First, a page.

Higher education office dismantled under budget plan
'It's difficult to see how one board can meet both sets of requirements.'
By Rebecca Keister PBN Staff Writer
The office of higher education would be dismantled under a General Assembly-approved plan to merge the state’s educational governing boards. Education officials so far have said little publicly about the move that essentially reverses a state-mandated structure created 30 years ago.
Some observers question whether the merger, part of the fiscal 2013 budget, will justly serve both higher education and secondary education.
In the budget, the R.I. Board of Governors for Higher Education and the Rhode Island Board of Regents, which oversees elementary and secondary education, would be combined into one board with two commissioners.
“The boards are very different,” said Gary Sasse, director of Bryant University’s Institute for Public Leadership. “The board of regents is responsible [for regulating] our public school system. Higher Ed has a different mission. The board of governors [duty] is to set policy to be drivers of economic development.
“When you look at the breadth of responsibility, it’s difficult to see how one board can meet both sets of requirements,” Sasse continued. “We know from history that they can’t.”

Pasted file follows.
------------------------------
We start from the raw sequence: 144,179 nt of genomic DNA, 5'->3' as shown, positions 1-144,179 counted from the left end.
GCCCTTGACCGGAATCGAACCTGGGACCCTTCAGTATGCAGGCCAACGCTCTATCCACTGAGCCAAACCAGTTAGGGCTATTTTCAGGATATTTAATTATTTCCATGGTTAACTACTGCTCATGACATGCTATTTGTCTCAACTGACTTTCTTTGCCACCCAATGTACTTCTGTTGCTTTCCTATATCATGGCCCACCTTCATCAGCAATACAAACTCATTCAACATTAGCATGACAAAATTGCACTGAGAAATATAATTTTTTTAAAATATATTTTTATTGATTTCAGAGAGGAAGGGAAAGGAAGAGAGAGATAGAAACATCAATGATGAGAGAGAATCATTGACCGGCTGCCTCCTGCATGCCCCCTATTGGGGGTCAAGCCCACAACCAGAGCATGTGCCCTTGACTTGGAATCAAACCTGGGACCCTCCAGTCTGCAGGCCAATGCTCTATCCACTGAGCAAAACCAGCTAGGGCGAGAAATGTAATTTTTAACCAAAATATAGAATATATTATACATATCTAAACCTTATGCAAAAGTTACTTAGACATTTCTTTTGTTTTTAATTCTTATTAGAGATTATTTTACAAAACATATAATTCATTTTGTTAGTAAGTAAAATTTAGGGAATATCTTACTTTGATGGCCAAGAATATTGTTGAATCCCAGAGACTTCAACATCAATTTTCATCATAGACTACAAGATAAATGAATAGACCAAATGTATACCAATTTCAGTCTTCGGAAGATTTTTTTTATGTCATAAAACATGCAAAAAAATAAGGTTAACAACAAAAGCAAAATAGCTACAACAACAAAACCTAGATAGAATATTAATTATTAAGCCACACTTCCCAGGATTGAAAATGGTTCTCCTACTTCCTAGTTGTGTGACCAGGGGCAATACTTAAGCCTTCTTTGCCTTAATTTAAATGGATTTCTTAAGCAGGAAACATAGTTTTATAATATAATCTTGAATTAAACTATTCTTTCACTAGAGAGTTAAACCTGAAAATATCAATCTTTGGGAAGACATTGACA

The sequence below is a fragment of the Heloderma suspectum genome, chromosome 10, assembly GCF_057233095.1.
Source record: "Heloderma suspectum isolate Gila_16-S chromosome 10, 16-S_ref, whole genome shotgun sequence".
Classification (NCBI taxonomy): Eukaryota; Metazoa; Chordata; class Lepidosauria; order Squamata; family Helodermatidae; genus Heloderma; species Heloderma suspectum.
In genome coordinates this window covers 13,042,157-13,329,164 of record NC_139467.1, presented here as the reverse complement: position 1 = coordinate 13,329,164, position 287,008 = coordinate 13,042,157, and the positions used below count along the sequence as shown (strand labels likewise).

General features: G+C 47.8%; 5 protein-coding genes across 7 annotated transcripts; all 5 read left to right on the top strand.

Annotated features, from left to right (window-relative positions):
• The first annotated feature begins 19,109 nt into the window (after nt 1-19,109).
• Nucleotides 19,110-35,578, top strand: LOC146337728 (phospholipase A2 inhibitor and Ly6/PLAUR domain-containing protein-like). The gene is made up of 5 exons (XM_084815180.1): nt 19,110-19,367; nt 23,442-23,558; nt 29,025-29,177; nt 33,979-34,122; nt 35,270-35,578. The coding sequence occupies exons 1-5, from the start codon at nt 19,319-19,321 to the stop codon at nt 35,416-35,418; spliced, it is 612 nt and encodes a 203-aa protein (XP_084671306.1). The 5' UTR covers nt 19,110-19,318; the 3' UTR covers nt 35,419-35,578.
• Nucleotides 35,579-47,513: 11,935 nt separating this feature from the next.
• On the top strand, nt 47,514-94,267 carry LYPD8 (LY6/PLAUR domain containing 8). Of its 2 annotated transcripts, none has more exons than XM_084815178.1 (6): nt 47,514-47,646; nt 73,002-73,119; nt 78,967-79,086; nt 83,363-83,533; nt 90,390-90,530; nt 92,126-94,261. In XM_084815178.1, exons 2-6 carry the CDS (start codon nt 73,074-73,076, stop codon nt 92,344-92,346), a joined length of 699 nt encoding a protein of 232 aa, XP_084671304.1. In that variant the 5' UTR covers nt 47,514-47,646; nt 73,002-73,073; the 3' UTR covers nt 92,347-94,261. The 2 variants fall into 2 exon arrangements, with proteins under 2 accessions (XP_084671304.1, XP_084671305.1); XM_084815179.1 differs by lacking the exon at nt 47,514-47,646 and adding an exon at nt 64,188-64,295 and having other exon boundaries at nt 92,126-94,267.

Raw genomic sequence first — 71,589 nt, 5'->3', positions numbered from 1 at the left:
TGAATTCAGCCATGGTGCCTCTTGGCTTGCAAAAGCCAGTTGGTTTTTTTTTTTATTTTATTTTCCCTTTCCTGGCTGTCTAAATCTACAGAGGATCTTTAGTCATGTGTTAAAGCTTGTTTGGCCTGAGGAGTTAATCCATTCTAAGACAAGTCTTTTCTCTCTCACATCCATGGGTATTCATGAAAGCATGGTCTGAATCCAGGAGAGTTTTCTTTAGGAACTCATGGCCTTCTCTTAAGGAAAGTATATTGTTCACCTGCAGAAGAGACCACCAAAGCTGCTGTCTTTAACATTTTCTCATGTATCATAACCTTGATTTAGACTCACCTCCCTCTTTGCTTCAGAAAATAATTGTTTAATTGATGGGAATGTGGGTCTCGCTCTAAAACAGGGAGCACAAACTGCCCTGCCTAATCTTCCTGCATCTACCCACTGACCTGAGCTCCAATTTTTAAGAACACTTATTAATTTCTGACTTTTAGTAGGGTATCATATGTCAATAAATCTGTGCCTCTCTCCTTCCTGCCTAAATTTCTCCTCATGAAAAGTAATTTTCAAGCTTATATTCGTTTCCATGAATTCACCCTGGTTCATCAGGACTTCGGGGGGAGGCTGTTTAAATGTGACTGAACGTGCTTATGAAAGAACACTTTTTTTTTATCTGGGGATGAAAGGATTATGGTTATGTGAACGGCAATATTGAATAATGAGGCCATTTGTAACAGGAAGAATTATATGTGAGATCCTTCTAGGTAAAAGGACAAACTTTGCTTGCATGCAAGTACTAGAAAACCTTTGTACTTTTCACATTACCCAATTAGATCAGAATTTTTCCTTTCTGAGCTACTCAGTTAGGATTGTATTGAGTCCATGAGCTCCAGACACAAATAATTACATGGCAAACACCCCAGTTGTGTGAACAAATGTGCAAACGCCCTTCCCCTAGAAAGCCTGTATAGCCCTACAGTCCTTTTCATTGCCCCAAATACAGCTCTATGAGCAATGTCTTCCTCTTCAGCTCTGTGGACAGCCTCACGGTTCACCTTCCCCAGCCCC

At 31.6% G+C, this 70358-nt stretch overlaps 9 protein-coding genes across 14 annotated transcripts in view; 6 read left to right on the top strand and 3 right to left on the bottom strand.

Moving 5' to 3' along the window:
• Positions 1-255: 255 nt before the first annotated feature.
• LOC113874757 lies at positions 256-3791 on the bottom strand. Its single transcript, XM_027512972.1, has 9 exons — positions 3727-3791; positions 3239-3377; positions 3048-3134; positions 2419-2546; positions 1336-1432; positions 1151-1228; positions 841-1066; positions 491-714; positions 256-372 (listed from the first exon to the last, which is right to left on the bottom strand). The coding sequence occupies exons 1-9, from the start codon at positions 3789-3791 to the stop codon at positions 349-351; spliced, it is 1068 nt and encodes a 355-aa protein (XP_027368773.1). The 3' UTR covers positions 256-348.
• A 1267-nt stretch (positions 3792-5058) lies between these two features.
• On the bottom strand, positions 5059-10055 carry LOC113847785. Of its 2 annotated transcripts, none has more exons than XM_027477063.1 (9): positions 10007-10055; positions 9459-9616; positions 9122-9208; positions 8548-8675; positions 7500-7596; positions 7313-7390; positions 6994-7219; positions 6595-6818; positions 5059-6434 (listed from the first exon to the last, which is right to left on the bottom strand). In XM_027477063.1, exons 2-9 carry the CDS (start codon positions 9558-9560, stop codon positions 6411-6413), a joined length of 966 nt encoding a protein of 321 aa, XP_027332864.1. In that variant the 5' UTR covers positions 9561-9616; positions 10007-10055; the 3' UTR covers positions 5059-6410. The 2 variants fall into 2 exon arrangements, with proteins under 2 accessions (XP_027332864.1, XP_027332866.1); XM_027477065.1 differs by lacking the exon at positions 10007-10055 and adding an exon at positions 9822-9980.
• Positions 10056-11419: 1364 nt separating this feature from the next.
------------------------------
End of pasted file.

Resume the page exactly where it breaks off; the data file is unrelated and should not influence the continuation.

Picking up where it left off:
Sasse was executive director of the Rhode Island Public Expenditure Council when, in 1982, the state separated its umbrella educational board into two sectors.
That was done in part, according to Sasse, when it was decided higher education was being largely ignored under that structure.
The R.I. Board of Education is established under Article 4 of the budget and effective Jan. 1, 2013. The Board of Governors and the Board of Regents would cease to exist on that same date. The office of higher education would be abolished on July 1, 2014. Implementation of the new structure would be complete on Jan. 1, 2014.
The article outlines that “the separate higher education system in the state of Rhode Island has not capitalized on opportunities and resources that have been made available due in part to a lack of coordination and efficiencies with elementary and secondary education. … Establishing a seamless, singular board of education will promote coordination and increase efficiencies.”